Big Boy‘s exit from KPWR (Power 106)/Los Angeles and the multi-million dollar lawsuit Emmis Communications filed against him for moving to iHeartMedia’s newly-launched Urban competitor KRRL (Real 92.3) made headlines beyond industry trade publications. During Big Boy’s 21-year tenure at Power 106, he became a nationally-known personality and a Los Angeles icon, and his departure was shocking since he’s one of the few talents to have such a long and successful run at one radio station.
Here’s the statement Big Boy released after leaving the station he had previously spent his entire career:
“I feel nothing but love and gratitude for the nearly 21 years I’ve spent with my listeners at Power 106. I am proud of everything I accomplished over the last two decades and the contributions I made to the station’s success. All I want to do right now is get back to what I love, what I am meant to do – wake up every morning and hang with my listeners. They are my family. Their love and devotion mean everything to me.”
But there was something more original than Big Boy’s actual departure from Power 106. The undenied reports that he went from making $1.45 at Power to $3.5 million Real gave radio personalities hope that huge paydays were still achievable in radio. Moreover, Emmis’ efforts to retain Big Boy by matching the iHeartMedia offer showed that radio companies still value talent and are willing to deliver big bucks to both recruit and retain the best.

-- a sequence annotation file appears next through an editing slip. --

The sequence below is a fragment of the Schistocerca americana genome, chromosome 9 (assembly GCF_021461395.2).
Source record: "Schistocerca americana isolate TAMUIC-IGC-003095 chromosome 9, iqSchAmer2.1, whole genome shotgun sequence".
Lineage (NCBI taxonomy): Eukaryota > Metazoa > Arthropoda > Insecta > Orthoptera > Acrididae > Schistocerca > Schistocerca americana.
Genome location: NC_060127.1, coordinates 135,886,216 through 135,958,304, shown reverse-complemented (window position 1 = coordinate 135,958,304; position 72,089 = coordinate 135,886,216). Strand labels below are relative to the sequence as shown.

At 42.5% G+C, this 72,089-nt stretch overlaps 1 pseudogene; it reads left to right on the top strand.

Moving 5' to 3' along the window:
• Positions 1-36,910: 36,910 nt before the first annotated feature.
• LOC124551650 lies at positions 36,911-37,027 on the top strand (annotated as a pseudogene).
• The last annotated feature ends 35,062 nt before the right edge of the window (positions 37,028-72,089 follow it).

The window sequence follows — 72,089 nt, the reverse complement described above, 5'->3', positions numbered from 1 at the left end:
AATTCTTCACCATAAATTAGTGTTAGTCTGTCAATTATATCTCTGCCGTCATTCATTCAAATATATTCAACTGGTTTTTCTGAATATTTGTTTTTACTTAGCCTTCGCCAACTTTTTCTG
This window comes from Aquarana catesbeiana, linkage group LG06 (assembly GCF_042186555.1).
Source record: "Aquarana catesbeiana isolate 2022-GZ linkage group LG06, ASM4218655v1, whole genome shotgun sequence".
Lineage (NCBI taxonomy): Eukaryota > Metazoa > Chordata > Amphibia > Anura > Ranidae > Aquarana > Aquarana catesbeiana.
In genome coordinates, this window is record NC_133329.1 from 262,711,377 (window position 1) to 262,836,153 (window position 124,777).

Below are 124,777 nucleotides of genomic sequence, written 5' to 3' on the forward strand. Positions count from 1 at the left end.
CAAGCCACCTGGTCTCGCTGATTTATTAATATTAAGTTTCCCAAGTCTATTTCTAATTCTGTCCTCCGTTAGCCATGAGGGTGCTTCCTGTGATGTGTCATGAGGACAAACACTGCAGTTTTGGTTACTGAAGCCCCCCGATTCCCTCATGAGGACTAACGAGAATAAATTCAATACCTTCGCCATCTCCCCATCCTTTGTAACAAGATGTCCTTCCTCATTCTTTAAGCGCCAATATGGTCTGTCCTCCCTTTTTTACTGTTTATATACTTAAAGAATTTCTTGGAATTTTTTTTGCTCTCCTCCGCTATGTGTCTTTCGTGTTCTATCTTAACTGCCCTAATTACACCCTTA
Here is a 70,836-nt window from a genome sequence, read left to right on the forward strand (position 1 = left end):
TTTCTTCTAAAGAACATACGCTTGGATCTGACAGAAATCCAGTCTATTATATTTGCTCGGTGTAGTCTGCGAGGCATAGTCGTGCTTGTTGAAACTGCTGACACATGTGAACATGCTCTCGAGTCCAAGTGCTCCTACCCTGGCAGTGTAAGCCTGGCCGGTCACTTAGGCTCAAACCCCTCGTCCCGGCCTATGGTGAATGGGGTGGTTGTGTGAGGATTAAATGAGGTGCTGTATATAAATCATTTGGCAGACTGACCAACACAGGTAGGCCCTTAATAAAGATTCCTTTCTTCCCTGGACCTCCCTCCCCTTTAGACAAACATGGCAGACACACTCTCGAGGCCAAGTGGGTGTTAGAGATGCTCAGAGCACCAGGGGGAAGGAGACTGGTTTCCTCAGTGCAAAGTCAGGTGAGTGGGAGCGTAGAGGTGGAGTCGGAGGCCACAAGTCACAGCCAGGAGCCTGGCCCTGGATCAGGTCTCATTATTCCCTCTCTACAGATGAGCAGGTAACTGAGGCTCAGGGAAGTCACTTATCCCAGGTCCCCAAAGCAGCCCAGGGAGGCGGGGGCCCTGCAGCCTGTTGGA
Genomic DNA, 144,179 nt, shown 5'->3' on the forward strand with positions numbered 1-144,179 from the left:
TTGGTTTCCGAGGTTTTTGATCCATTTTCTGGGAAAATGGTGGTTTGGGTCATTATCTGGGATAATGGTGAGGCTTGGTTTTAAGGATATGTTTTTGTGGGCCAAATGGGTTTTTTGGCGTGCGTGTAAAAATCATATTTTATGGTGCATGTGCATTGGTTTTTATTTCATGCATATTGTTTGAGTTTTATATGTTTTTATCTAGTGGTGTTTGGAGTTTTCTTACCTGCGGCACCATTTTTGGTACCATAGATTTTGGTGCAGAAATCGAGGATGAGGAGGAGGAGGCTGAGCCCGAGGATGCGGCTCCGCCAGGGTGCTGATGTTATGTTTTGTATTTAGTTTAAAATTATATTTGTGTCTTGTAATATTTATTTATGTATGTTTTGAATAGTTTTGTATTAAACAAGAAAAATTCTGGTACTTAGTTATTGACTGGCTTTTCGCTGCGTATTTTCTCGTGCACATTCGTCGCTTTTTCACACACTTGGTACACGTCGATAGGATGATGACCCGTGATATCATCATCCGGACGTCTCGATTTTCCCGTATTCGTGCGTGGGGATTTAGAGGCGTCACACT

So is the $3.5 million money well spent by iHeartMedia? From a ratings standpoint, yes. When Big Boy was on Power 106, the station as a whole had a 4.0 share with listeners 6+ in January 2015. But since his exit in February, Power has steadily declined over three monthly PPM ratings reports. In the latest April 2015 ratings, Power 106 6+ share dipped to 2.5.
Conversely, Real 92.3 launched with a 2.5 share in the overall 6+ demo in February, rose to 3.2 in March after “Big Boy’s Neighborhood” launched, and maintained at 3.1 in April.
Big Boy has collected numerous awards and accolades for his outstanding talent as a radio personality, and it’s awesome to see him compensated so handsomely for hosting one of the most entertaining morning shows in America. While some Program Directors minimize the value of talent by telling personalities that the music is the star, Big Boy PROVES that talent still does matter in radio when it comes to ratings that translate into revenue.
Even though iHeartMedia won the battle for Big Boy over Emmis, other personalities should be encouraged to see that at least two important radio companies are still willing to pay a premium for great talent.
UPDATED: June 10th, 2015
In the Nielsen ratings released on June 8th, Real 92.3 grew from a 3.1 to a 3.3 share with listeners 6+.